Investments & Taxes: Understanding What’s What

Investments can deliver a major source of income and tax implications for individuals.  Each major type of investment income is subject to different tax treatment.

Understanding how your investments are taxed is an important consideration for investment planning since after-tax yield is more important than gross returns.  The most common types of income most investors will receive are interest, dividends, and capital gains.

When subject to tax interest income can be taxed at a much higher rate than dividends and capital gains.

Inside a registered account, like an RRSP, RESP or TFSA, earnings are not taxed when they occur.  The total withdrawal from an RRSP is subject to income tax, a portion of RESP withdrawals are taxable, but often do not incur a tax liability.  No amount of a TFSA withdrawal is subject to income tax.  For investment income that is subject to tax when it is earned, the effective income tax rate can vary widely for an individual.

Interest Income

Interest income refers to the compensation an individual receives from making funds available to another party.  Interest income is typically earned on fixed income securities, such as bonds and Guaranteed Income Certificates (GICs).  It is taxed at your marginal tax rate without any preferential tax treatment and is taxed annually even if it has not been withdrawn from the investment.


An investor buys a 10-year GIC that has agreed to pay him 4% annually.  If the investor bought the GIC for $100, the contract stipulates that they will earn $4 of interest each year for the next 10 years.  The investor must report the $4 of interest income on their income tax return each of those 10 years, even if the interest is paid to the investor at the end of the ten-year period.

Since interest income is reported as regular income, like employment income, it is the least favourable way to earn investment income if it is subject to income tax.  Typically, GICs offer less risk than other investments to compensate for lower gross and after-tax returns.

Dividend Income

Dividend income is considered property income.  A dividend is generally a distribution of corporate profit that has been divided among the corporation’s owners (i.e., shareholders).  The Canadian government gives preferential tax treatment to Canadian Controlled Public Corporations (CCPC) in the form of a dividend income gross up and Dividend Tax Credit (DTC). 

Taxpayers who receive eligible dividends are subject to a 38% dividend income gross up, which is then offset by a federal DTC worth 15.0198% of the total grossed up amount.  Provinces offer a tax credit ranging from 8% to 12%, depending on the province, which further offsets tax owing from dividend income.


 A shareholder of a Canadian Controlled Public Corporation is paid a dividend of $100.  This income is an eligible dividend and is subject to the gross up and the DTC.  The dividend would be grossed up 38%, so the income is now considered to be $138.   The DTC would be 15.0198% of $138, the grossed-up amount, equaling $20.73.  Therefore, the shareholder would report a dividend income of $138, but would have their federal taxes reduced by $20.73. In Ontario, for example, the provincial dividend tax credit is 10%, which provides a further reduction.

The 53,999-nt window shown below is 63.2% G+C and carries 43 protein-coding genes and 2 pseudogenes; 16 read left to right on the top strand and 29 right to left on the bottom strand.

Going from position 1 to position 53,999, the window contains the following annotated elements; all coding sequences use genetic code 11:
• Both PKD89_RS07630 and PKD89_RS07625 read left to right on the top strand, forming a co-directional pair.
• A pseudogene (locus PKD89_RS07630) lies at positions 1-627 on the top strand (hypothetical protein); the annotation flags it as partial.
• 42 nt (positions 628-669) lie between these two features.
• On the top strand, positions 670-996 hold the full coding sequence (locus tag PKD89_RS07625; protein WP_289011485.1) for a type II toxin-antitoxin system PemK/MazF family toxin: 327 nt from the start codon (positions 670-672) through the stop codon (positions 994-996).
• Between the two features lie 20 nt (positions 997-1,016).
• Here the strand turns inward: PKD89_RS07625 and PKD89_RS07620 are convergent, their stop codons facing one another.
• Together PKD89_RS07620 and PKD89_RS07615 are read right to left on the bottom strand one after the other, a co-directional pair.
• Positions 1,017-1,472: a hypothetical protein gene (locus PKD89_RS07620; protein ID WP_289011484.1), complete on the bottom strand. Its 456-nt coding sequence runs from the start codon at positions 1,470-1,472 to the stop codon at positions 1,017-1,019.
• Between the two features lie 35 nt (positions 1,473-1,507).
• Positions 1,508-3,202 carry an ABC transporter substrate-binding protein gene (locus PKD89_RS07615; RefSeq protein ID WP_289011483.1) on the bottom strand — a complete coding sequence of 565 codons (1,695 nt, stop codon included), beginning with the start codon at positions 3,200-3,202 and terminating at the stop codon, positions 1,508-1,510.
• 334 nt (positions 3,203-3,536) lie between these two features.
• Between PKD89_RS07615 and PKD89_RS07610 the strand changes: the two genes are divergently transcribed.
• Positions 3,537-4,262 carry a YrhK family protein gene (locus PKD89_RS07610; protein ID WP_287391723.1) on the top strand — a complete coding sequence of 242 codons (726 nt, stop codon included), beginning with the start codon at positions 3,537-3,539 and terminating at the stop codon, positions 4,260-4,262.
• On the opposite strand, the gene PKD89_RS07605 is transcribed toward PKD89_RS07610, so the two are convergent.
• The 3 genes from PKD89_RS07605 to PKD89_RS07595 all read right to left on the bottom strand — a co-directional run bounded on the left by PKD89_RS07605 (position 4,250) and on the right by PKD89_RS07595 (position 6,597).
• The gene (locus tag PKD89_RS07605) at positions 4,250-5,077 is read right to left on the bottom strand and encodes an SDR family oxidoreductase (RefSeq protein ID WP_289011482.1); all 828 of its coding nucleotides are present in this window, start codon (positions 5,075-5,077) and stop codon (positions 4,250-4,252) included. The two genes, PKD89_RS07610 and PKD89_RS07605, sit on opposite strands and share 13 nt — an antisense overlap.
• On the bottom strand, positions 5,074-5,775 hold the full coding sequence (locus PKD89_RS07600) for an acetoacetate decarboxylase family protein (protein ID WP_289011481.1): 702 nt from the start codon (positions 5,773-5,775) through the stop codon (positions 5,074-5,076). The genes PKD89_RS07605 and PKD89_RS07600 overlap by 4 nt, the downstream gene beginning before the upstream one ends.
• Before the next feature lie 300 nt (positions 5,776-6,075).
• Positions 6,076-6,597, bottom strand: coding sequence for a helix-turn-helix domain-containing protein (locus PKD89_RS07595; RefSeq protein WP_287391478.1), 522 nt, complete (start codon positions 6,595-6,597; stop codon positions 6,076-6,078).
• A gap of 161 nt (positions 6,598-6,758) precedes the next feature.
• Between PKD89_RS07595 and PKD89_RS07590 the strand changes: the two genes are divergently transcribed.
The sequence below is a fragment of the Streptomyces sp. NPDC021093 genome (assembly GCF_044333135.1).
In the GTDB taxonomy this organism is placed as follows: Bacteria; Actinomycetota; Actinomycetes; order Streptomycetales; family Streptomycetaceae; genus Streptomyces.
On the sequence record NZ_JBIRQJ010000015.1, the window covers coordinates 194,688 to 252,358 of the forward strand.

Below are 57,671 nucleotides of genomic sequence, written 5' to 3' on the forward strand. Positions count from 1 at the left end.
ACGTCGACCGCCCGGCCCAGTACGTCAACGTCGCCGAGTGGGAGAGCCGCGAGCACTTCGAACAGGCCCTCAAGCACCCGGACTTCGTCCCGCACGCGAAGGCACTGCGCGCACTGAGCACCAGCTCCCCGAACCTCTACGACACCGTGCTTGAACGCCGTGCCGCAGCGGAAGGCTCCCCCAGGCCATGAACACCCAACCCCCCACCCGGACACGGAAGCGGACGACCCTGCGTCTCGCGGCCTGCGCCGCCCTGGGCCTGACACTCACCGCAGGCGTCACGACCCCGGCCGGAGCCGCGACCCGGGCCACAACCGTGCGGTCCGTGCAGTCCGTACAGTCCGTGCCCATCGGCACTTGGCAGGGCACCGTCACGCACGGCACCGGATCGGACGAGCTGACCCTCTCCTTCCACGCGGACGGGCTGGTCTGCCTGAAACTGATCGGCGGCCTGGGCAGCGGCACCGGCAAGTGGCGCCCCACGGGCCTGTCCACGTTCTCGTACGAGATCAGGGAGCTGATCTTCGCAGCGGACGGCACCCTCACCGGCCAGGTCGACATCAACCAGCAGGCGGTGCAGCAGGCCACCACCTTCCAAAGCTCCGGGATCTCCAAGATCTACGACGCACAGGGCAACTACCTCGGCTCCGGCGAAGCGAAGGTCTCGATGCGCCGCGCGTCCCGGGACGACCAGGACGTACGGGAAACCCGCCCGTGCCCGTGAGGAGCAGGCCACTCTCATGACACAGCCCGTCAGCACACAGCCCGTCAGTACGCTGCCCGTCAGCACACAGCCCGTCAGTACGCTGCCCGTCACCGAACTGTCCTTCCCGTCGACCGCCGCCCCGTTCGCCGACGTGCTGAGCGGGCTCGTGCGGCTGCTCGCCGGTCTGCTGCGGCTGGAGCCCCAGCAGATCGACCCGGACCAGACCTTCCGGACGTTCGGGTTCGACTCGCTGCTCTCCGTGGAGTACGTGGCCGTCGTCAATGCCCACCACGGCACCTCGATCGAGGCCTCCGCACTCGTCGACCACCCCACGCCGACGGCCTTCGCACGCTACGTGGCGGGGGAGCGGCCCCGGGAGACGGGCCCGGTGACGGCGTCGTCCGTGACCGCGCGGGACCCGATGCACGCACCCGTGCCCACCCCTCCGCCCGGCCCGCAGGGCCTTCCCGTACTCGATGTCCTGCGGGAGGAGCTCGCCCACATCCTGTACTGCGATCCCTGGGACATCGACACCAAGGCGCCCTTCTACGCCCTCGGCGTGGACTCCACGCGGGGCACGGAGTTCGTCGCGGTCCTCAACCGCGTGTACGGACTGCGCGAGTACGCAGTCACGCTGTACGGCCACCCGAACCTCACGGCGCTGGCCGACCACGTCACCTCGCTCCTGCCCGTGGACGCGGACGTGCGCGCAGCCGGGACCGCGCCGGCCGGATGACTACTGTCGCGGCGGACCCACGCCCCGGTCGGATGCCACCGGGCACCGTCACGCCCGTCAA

The rationale for the gross up and DTC is that dividends are paid to shareholders with after-tax corporate earnings.  If there were no adjustments with the “top up” and DTC corporate profits would be taxed twice, once at the corporate level and again as a dividend.  Dividends are a more tax efficient way to receive income than interest income.  Dividend income is subject to tax in the period when they are paid.  Since most dividends are paid throughout the year, often quarterly, a portion should be set aside to anticipate a future tax liability.

Different rules apply for dividends derived from non-Canadian and private corporations and can offer different tax treatment and advantages when professional tax expertise is employed.

Capital Gains

Capital gains are realized on equity investments (such as stocks) that appreciate.  For example, if an investor bought a stock at $6 per share and sold at $10 per share, they would have earned a capital gain of $4.  In Canada, only 50% of a capital gain is subject to income tax.  In this example, only $2 of the gain would be taxed.  Another desirable trait of capital gains income is that tax is not due until the investment is sold or deemed to have been sold.  This provides the investor with a measure of control over the timing of taxes. 

Important take away

It is important to ensure that investors understand their tax situation and the implications that different types of investment income can have on future taxes. 

Financial, retirement and income planning should include the anticipated tax obligations at both the federal and provincial level.  Ensuring an investor’s expert advisors understand overall objectives, risk tolerance and retirement timing can allow them to maximize after-tax returns.

Brenda McCrae

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About the Author

Brenda McCrae is a Wealth Advisor with Assante Capital Management Ltd. and an Insurance Advisor with Assante Estate & Insurance Services. Please contact her at (519) 752-3155 to discuss your particular circumstances prior to acting on the information above.

Assante Capital Management Ltd. is a Member of the Canadian Investor Protection Fund and Investment Industry Regulatory Organization of Canada. Insurance products and services are provided through Assante Estate and Insurance Services Inc.

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